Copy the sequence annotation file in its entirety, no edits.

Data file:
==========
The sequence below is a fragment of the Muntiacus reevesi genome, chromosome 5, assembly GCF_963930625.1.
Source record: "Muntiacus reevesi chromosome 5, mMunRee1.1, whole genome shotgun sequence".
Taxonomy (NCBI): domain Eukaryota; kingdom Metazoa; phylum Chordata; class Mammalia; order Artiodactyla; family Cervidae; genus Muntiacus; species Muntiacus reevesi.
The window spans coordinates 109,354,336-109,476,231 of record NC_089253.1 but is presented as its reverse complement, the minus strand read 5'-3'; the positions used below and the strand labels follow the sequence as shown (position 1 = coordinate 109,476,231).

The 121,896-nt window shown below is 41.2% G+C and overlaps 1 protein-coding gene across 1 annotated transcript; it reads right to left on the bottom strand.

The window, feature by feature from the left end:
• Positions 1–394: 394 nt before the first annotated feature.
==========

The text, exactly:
The sequence below is a fragment of the Muntiacus reevesi genome, chromosome 5, assembly GCF_963930625.1.
Source record: "Muntiacus reevesi chromosome 5, mMunRee1.1, whole genome shotgun sequence".
Taxonomy (NCBI): domain Eukaryota; kingdom Metazoa; phylum Chordata; class Mammalia; order Artiodactyla; family Cervidae; genus Muntiacus; species Muntiacus reevesi.
The window spans coordinates 109,354,336-109,476,231 of record NC_089253.1 but is presented as its reverse complement, the minus strand read 5'-3'; the positions used below and the strand labels follow the sequence as shown (position 1 = coordinate 109,476,231).

The 121,896-nt window shown below is 41.2% G+C and overlaps 1 protein-coding gene across 1 annotated transcript; it reads right to left on the bottom strand.

The window, feature by feature from the left end:
• Positions 1–394: 394 nt before the first annotated feature.